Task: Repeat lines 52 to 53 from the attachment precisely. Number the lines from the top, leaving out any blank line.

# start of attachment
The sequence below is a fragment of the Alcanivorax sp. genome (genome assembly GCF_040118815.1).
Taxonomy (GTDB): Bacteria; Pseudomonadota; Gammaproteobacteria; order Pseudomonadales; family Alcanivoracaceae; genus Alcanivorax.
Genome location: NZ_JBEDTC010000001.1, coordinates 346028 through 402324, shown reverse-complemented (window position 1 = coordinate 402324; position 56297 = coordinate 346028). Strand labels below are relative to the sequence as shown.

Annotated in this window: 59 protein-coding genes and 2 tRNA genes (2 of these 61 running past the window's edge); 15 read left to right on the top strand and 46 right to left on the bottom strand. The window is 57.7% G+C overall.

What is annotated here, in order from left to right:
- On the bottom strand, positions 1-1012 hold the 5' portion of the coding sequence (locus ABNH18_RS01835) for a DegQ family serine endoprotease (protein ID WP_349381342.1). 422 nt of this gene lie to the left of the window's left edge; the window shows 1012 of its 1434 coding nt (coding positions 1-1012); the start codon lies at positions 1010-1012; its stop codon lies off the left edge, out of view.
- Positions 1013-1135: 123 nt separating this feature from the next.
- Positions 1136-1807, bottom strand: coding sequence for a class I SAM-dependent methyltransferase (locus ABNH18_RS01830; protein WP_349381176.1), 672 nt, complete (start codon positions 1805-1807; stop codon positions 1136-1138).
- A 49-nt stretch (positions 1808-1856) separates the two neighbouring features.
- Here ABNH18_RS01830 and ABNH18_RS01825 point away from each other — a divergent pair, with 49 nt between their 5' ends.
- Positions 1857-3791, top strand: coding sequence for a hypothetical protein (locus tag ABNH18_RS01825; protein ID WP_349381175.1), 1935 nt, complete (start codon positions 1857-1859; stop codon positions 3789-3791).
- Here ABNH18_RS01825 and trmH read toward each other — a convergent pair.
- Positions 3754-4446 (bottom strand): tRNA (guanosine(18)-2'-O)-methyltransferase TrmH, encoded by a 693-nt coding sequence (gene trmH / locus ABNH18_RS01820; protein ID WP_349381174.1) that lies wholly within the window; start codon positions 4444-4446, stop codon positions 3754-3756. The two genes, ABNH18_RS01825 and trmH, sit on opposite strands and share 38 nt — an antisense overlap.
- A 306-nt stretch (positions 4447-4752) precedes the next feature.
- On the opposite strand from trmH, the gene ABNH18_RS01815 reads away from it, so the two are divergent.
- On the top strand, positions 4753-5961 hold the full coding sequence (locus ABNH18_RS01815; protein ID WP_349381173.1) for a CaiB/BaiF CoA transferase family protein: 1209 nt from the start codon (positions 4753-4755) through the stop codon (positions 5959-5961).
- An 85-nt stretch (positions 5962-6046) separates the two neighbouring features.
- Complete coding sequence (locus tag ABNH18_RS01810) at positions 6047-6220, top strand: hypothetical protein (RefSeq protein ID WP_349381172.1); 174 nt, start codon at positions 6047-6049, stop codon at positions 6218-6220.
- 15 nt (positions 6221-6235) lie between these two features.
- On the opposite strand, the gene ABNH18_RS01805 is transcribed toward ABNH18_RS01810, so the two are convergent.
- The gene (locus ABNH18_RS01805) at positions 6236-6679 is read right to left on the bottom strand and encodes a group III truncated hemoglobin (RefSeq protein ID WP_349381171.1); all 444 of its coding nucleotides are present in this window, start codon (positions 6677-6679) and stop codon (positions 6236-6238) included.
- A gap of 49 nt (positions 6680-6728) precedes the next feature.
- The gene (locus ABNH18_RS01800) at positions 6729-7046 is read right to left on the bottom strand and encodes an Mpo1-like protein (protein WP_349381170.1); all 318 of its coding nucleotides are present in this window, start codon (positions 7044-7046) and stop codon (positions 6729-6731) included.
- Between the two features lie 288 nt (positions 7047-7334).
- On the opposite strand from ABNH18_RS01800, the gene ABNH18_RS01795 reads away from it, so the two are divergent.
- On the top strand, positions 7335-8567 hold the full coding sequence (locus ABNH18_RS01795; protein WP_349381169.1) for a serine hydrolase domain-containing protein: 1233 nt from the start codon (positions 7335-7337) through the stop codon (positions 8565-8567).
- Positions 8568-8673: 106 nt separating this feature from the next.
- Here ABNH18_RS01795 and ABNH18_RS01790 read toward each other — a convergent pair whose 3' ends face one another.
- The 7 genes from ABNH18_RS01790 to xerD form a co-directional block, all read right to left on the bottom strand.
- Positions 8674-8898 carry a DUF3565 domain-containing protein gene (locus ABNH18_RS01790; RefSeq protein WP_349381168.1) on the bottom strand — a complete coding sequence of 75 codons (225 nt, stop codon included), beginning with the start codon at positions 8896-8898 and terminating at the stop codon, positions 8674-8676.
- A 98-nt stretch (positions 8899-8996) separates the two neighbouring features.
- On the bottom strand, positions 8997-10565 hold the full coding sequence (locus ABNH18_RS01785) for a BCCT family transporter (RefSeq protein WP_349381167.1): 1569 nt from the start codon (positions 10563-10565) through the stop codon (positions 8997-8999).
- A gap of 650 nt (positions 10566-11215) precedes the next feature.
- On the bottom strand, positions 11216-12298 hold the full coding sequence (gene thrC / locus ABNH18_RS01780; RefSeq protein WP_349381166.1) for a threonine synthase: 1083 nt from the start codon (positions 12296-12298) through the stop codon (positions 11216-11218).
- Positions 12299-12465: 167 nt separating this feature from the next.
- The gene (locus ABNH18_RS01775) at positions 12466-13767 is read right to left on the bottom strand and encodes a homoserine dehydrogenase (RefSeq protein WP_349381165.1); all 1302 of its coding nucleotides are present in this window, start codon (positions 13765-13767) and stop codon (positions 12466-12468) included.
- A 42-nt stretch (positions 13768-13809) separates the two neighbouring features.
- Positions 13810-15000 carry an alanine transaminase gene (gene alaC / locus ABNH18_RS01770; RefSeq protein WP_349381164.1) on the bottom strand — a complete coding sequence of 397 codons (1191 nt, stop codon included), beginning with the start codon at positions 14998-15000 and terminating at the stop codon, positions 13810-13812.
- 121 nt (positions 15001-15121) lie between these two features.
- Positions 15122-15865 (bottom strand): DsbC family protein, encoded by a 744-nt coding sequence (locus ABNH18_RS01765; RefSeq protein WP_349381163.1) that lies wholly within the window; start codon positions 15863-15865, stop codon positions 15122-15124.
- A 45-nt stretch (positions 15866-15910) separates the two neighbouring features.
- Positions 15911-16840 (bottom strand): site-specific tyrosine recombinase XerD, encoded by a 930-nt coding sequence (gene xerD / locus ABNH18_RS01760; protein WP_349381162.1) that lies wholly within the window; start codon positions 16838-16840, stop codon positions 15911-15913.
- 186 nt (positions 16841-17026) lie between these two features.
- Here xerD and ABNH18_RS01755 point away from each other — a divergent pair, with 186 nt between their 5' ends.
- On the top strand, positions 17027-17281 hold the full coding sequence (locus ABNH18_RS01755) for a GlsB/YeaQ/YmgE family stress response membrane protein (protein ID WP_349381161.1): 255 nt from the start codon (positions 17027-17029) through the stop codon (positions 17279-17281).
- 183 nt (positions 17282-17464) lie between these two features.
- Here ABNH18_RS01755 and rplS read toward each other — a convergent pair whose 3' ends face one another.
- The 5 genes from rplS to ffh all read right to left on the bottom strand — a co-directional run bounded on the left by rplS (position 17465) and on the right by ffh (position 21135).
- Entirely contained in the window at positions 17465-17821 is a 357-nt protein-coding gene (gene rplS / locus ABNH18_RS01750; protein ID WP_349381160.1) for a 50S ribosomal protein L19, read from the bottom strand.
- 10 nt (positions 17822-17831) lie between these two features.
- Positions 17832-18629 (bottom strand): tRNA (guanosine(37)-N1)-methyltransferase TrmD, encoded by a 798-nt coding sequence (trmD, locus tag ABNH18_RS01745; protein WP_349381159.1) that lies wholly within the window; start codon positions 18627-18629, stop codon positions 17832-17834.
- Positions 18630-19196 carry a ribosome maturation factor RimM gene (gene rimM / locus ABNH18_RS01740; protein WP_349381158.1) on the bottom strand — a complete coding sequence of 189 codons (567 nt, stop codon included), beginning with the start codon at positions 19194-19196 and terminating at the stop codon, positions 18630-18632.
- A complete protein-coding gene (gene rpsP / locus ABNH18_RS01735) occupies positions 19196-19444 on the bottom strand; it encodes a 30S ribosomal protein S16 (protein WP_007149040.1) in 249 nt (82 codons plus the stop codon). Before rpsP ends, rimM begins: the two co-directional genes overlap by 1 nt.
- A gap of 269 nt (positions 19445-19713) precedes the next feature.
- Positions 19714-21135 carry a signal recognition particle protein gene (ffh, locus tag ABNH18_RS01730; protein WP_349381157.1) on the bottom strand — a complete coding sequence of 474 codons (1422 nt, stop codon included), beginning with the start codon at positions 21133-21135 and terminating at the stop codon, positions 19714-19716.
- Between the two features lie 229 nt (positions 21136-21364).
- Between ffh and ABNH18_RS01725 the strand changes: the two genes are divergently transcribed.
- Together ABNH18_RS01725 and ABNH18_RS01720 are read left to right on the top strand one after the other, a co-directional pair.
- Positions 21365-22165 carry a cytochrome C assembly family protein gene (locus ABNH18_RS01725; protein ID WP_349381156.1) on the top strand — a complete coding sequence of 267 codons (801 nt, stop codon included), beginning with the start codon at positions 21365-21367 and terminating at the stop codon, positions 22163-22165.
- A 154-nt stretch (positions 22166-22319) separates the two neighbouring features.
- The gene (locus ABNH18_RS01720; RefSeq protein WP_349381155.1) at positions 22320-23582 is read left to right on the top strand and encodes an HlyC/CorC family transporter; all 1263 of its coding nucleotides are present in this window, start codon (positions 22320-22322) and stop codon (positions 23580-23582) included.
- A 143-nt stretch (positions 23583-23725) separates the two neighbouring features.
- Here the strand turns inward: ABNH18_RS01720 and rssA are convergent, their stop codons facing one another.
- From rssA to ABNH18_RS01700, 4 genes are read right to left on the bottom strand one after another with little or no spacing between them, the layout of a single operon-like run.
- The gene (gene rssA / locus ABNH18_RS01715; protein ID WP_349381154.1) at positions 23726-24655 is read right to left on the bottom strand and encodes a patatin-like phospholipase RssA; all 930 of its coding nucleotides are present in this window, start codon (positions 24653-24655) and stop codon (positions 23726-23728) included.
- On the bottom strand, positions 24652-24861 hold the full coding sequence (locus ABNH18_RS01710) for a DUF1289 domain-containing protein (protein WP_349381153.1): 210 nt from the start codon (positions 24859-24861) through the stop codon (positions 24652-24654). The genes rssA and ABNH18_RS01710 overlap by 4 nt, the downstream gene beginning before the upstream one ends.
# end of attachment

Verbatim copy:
- Positions 18630-19196 carry a ribosome maturation factor RimM gene (gene rimM / locus ABNH18_RS01740; protein WP_349381158.1) on the bottom strand — a complete coding sequence of 189 codons (567 nt, stop codon included), beginning with the start codon at positions 19194-19196 and terminating at the stop codon, positions 18630-18632.
- A complete protein-coding gene (gene rpsP / locus ABNH18_RS01735) occupies positions 19196-19444 on the bottom strand; it encodes a 30S ribosomal protein S16 (protein WP_007149040.1) in 249 nt (82 codons plus the stop codon). Before rpsP ends, rimM begins: the two co-directional genes overlap by 1 nt.